Grace Kelly’s dowdiness is often remarked upon in this role, to the point almost to neglect mentioning her actual performance, which was very good. But, as we note from the quote leading this essay, Miss Kelly could be dowdy in real life, and those glasses she wears in this film, I believe, were her own. She was quite nearsighted, but rarely wore her specs in public. This was probably the first time many of the general public saw her with her glasses on, and it was probably the first time she acted in a scene where she could see her costars clearly.
Though this film was one of the first, though certainly not the very first, to realistically portray the tragedy of alcoholism (and certainly not the only film that year, as the annoyed Miss Garland could attest), it is really more about the ones who have to cope with the alcoholics than it is about the disease. Grace Kelly in this role illustrates most eloquently the burden of always being someone’s keeper, most especially painful if that person is someone you love.
There is a toughness to her coupled with a vulnerability that is not fragile, but reveals deep reserves of emotion. Even Miss Kelly’s usual meticulously intoned speech is muted here. The lilt and precise diction of her other movie roles had been drilled into her at the American Academy of Dramatic Arts to diminish what was criticized by her teachers as a high, nasal-sounding Philadelphia twang. It left her with a sometimes artificial-sounding, but unmistakably unique speech that became her trademark.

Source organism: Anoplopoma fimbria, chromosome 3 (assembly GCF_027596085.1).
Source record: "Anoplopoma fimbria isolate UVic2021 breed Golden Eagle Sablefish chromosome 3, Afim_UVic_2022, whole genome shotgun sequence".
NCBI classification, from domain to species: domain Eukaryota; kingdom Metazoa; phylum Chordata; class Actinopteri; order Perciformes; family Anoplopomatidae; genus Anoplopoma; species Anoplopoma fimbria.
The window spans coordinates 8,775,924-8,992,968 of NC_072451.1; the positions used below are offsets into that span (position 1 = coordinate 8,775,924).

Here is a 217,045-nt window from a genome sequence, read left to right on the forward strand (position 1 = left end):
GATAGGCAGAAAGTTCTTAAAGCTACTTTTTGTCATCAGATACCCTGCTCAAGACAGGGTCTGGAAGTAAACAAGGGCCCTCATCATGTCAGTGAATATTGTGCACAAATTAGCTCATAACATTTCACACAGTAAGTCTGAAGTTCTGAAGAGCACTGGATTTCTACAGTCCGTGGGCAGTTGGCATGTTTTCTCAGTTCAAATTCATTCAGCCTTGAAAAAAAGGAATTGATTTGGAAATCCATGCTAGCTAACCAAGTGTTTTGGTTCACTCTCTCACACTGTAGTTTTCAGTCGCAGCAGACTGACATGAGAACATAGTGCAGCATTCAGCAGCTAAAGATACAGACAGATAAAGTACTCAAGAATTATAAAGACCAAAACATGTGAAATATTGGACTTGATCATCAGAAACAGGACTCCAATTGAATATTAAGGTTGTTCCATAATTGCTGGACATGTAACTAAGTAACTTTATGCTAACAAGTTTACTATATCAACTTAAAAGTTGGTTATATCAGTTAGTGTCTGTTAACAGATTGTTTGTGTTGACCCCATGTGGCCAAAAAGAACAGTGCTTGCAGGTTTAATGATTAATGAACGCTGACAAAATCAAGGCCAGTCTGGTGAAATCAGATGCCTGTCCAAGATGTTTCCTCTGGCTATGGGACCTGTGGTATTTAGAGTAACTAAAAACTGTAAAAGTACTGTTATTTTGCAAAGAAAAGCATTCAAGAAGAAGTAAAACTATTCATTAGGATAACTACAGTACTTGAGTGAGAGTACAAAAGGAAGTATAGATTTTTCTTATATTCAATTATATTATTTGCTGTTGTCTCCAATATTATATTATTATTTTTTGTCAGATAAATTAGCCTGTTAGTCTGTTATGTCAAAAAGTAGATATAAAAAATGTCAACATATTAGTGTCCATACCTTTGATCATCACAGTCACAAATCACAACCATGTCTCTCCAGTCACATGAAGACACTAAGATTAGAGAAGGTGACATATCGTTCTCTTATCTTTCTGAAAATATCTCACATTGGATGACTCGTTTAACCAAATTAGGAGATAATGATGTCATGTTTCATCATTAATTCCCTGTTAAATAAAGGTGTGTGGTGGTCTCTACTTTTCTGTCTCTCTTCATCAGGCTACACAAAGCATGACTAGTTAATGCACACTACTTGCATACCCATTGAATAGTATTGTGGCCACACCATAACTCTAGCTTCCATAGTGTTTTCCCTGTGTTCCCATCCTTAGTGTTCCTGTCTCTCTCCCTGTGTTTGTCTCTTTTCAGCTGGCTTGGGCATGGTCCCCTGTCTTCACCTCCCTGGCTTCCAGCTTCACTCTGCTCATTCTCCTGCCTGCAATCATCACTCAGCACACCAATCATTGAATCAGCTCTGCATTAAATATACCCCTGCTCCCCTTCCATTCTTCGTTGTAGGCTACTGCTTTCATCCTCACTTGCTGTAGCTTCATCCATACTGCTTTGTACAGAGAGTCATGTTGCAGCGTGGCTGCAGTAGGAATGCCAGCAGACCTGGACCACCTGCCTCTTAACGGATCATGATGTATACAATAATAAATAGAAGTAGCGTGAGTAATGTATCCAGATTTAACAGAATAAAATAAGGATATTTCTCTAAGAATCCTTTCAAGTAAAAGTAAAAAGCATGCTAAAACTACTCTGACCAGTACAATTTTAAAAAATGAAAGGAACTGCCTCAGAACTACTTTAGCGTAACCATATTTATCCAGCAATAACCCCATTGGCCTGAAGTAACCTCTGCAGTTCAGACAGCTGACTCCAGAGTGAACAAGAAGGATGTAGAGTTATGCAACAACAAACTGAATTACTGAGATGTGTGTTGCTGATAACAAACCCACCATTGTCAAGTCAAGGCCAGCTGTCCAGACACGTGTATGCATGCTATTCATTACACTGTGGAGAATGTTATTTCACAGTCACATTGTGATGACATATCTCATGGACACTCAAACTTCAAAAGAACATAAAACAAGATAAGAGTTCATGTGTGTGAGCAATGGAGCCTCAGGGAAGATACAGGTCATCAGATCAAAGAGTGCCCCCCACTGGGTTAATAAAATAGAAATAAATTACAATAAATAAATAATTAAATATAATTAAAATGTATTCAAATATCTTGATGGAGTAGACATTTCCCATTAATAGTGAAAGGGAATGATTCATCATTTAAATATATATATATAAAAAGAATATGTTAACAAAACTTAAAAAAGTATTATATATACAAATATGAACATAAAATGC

(What comes to mind is the Kathleen Freeman role as the voice coach in “Singin’ in the Rain” who implored Jean Hagen, “Round tones, round tones!”)
Here she tones it down, speaking in a lower voice, almost guttural at times, and with a slight raspy sound to it, the way someone might sound with a dry throat who had been talking a lot. It is natural and layered with feeling.
There is an intense dynamic between the triangle of Crosby, Kelly, and Holden. Crosby evokes our pity, and also at the same time, our contempt for being so manipulative of his caretaker wife, of being such a colossal liar, and for betraying her time and again.
Holden is consistently standoffish and occasionally rude to Kelly, until he learns the truth about her relationship with Mr. Crosby, and turns his passionate hatred to passionate desire.
A flashback scene shows us Crosby’s real charm in former days and Kelly’s adoring warmth for him before the tragedy that ruined their lives, and turned him to drinking. Among the fine and delicate scenes is the one at the end of this flashback, when Grace enters their dingy apartment to find that a song on the radio has dropped on Crosby like a bomb and sent him to revisit old ghosts. We see on her face her horror, and her compassion as she rushes to snap off the radio.
Later there is a fight between them, and when she finds he is hiding beer bottles, the weariness enters her voice, “Where did you get these, Frank?” as one might talk pleadingly to a child who just cannot seem to help being naughty.
Crosby’s ultimate cruelty to her is that by using his guilt over the death of their son, by basking in it, he has reduced himself to an emotional invalid, which has taken away his wife’s right to grieve. We see she has been grieving over the wreck her husband has become, but we are left in doubt as to whether she was ever allowed to grieve for her son, or if she had to hide her grief to protect her husband.